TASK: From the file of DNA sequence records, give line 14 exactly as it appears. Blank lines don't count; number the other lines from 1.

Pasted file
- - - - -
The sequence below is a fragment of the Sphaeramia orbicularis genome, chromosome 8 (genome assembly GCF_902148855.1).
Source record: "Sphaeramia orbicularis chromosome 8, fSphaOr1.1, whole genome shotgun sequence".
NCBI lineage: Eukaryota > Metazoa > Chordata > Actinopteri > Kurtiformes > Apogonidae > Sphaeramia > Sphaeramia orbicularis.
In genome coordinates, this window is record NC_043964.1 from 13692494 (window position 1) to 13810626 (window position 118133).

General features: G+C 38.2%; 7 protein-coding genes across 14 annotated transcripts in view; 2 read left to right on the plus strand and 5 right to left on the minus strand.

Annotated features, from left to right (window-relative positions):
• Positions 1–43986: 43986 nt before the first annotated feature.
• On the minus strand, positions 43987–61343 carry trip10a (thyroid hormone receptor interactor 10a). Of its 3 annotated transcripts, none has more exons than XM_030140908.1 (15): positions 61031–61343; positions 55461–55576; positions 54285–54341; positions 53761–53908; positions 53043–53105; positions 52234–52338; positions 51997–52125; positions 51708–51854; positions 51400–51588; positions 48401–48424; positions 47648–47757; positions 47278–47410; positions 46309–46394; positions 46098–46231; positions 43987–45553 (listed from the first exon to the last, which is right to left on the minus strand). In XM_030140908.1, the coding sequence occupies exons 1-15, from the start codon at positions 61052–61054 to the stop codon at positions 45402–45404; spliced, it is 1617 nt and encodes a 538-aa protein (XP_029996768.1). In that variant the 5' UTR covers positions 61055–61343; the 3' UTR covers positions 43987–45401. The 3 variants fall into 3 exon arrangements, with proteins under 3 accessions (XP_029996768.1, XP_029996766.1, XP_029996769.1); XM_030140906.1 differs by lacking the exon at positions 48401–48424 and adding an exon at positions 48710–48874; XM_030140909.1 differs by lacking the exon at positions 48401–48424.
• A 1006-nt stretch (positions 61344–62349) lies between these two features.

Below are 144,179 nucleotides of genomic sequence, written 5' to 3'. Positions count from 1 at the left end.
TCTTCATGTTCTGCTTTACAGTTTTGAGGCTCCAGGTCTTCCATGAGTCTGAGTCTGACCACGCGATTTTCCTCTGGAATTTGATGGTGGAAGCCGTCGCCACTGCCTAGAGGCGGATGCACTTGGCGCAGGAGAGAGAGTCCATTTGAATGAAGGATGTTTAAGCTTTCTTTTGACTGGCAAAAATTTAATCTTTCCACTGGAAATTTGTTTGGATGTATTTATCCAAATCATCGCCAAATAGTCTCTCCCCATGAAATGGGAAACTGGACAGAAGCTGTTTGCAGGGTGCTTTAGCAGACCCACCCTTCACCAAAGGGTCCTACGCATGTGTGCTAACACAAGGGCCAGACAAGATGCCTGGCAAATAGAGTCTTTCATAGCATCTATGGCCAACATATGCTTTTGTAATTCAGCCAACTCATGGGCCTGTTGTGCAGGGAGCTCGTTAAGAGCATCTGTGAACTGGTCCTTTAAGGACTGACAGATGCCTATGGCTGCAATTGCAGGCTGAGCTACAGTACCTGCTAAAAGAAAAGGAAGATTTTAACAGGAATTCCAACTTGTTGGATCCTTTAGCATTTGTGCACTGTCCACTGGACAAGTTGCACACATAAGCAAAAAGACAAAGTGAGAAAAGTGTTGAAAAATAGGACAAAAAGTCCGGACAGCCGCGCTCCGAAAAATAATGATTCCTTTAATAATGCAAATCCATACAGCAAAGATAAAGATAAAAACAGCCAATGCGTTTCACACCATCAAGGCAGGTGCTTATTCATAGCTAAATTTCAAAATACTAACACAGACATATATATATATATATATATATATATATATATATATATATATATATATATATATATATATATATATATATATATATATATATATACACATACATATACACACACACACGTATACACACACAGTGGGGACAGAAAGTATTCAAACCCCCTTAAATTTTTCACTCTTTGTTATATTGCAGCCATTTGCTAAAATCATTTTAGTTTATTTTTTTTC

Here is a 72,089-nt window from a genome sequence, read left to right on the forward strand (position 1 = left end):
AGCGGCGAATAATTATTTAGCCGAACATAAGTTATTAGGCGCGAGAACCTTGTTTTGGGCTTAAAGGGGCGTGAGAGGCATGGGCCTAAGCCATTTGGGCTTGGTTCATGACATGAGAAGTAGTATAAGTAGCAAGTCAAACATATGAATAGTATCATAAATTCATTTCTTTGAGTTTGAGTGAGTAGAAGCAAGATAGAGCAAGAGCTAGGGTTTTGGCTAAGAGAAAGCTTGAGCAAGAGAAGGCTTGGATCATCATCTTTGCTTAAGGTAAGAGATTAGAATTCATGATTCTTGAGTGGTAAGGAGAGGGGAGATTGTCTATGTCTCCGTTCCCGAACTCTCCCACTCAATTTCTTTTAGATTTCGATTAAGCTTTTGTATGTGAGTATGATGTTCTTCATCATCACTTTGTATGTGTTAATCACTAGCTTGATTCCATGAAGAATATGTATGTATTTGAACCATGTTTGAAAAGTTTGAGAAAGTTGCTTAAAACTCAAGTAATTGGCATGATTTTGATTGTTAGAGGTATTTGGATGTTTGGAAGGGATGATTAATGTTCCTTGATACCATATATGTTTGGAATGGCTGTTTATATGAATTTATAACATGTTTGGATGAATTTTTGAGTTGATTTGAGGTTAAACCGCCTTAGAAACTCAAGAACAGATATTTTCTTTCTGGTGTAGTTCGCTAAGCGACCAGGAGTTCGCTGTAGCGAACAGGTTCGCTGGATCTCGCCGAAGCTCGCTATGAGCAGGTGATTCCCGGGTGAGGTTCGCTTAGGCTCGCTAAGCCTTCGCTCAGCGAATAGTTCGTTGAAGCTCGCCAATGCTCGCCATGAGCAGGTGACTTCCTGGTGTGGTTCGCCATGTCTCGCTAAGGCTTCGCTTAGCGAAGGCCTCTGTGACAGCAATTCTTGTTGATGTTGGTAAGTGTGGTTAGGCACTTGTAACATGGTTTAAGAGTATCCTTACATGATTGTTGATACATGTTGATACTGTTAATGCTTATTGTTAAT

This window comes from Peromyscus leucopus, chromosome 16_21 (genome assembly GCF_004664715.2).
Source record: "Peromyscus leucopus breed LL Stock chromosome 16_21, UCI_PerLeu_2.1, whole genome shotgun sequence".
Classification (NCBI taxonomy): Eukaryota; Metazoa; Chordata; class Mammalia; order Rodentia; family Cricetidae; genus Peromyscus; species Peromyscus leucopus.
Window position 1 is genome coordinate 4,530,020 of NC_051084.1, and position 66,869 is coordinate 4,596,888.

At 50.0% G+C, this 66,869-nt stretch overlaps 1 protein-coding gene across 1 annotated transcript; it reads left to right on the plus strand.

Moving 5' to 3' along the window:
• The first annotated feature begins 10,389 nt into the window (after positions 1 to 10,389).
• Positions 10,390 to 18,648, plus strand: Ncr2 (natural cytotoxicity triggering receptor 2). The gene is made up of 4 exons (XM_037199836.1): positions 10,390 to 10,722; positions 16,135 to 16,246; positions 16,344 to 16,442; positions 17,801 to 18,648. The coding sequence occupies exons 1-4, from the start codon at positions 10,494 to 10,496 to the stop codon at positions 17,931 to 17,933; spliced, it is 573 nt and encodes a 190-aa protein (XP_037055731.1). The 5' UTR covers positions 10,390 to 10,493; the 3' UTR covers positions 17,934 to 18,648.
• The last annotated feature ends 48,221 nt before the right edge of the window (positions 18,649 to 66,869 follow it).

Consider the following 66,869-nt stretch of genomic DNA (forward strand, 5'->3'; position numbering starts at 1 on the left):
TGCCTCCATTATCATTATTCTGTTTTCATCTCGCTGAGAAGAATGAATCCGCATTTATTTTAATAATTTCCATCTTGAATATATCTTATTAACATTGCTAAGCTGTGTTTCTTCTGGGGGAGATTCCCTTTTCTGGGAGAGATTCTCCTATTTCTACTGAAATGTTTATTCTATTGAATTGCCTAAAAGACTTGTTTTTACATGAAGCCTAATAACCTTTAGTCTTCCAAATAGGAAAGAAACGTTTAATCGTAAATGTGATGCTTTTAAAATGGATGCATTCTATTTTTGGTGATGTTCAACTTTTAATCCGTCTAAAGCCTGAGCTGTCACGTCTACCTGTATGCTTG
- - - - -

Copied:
This window comes from Peromyscus leucopus, chromosome 16_21 (genome assembly GCF_004664715.2).